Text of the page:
The same can hold true for churches as well. In addition to the paperwork required by institutional lenders, some members of the church may be asked to provide personal guarantees on the loan making themselves personally liable should the church default on the loan at some future date. These lenders may also ask for a written history on the church, a resume on the pastor, credit reports on the signors and a copy of the church’s mission statement.n.

Assuming the church provides the institutional lender all the required paperwork, personal guarantees, etc., the time to process the loan request can often take several months. At the end of the process there is no assurance the church will be granted the loa

How is a Loan from BDM Different?

So, how does a church qualify for a loan through BDM Mortgage Services (BDM) and how does BDM differ from the institutional lenders just discussed?

First of all, the loans arranged by BDM for churches are funded by private party lenders. These private party lenders are usually individual investors who use both personal funds as well as money in their IRAs or perhaps in a family trust. Other private party lenders include profit sharing plans and/or pension plans. Using private party lenders gives BDM a great deal more flexibility than an institutional lender who must meet many state and federal regulations that do not apply to private party lenders.

The second, and likely the most important, difference between BDM and institutional lenders is how a church qualifies for a possible loan. Remember institutional lenders were considered”credit lenders”. Well, the loans arranged by BDM are based primarily on the equity in the church’s real estate. Therefore, the private party lenders BDM uses are considered “equity lenders”. This is where BDM distinguishes itself from the institutional lenders.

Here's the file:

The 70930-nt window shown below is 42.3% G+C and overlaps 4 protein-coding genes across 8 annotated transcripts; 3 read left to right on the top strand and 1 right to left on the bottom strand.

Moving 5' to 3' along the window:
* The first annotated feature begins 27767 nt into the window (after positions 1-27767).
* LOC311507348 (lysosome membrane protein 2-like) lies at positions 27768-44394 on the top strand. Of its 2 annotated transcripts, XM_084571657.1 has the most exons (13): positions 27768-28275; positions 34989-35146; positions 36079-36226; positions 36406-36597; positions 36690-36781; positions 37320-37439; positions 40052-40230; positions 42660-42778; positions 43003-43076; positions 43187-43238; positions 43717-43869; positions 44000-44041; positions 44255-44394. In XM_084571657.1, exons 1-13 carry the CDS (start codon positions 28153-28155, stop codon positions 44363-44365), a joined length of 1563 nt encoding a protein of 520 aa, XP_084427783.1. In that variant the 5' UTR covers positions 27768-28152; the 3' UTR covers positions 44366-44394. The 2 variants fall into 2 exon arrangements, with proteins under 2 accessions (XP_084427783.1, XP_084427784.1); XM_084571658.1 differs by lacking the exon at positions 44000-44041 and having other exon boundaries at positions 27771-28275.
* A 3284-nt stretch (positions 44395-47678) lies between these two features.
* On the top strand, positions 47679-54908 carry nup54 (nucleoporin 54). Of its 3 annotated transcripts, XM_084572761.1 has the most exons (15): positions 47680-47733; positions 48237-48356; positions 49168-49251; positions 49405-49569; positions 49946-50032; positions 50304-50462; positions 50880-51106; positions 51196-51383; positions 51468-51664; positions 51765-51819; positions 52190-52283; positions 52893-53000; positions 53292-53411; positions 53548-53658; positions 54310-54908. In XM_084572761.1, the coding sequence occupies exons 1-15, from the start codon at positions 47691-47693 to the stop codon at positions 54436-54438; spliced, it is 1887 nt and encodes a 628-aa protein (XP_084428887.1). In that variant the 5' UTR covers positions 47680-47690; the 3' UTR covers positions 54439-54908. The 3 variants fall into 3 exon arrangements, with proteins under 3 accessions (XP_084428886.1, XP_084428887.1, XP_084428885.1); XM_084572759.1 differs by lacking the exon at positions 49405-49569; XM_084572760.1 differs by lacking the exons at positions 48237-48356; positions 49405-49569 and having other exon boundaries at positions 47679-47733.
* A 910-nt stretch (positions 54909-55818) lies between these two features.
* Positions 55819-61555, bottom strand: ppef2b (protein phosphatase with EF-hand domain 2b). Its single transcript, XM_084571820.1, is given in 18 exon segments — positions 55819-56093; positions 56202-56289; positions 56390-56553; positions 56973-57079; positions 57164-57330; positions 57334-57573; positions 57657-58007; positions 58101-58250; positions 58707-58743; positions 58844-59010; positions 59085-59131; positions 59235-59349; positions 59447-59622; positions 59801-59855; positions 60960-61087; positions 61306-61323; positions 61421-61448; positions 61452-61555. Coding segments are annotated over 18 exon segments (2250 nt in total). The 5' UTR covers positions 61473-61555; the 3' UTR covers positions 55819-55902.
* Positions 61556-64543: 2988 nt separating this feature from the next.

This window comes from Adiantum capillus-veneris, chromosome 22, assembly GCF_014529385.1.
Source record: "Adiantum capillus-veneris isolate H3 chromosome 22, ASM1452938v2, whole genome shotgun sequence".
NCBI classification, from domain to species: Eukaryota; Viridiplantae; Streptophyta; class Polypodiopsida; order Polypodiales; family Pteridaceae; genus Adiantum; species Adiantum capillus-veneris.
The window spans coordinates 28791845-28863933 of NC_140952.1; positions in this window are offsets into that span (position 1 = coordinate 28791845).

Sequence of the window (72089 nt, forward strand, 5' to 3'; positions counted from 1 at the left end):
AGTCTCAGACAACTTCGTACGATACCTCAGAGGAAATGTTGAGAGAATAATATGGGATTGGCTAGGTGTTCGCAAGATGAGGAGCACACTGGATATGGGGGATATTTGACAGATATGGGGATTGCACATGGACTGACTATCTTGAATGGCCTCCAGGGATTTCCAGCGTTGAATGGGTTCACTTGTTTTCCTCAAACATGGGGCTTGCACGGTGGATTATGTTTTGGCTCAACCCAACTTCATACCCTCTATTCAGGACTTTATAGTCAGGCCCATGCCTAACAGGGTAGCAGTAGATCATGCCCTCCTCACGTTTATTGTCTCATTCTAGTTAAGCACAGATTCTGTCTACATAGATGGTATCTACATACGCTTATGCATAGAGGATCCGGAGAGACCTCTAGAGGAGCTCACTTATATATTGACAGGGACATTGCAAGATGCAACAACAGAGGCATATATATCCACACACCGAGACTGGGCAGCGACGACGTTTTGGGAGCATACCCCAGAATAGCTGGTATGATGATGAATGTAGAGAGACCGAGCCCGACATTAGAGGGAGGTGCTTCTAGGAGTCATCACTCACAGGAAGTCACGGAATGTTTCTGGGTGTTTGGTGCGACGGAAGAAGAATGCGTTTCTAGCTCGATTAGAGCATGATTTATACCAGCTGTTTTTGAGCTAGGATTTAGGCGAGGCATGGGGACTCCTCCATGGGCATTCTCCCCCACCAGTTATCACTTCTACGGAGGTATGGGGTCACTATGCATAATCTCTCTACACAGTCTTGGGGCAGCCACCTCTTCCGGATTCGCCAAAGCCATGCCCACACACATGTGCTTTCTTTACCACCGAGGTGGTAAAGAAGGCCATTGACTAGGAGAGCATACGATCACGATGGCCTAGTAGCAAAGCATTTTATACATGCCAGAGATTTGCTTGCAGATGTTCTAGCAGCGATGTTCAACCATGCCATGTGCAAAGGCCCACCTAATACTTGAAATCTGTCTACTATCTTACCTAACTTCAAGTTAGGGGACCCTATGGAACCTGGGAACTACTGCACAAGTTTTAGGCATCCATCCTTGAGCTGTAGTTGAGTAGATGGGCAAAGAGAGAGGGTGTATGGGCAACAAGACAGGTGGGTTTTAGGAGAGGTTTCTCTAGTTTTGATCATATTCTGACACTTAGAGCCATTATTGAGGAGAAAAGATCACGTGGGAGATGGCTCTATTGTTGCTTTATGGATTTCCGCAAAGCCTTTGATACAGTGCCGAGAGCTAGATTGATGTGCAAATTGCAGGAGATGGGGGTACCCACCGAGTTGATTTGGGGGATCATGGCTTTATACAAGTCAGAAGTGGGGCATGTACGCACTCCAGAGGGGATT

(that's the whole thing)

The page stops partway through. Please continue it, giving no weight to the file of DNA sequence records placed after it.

What Documents Do You Need?

It is very unusual for a church to have the necessary equity in its property and BDM not be able to arrange the loan requested. While BDM does consider the church’s income (in the form of monthly bank statements) it’s a secondary consideration. An appraisal of the property is therefore the most important item in the loan process.

Once the church has provided BDM with the “Information Required to Process a Loan Request“, a title search on the church’s property has been done and the appraisal completed, the church will know if it qualifies. All this can be done in approximately 10 business days and often much sooner.

Regarding the “Information Required to Process a Loan Request”, you will see it mostly involves photocopying material the church likely has on hand. The Articles of Incorporation, the church’s By-Laws and the evidence of fire Insurance can all be photocopied. The only financial information BDM requires are photocopies of the church’s last 12 months bank statemehe processing on the church’s end is minimal and easy to compile. At BDM there is no loan application form that needs to be filled out by the church. We do not run credit reports on any of the church members.

So, in closing, the primary consideration the church needs to take into account when it comes to BDM Mortgage Services to apply for a loan is, does it have sufficient equity in its real estate.

For more information regarding this qualifying process, or if you or your church have any questions, simply give us a call at (800) 439-9551.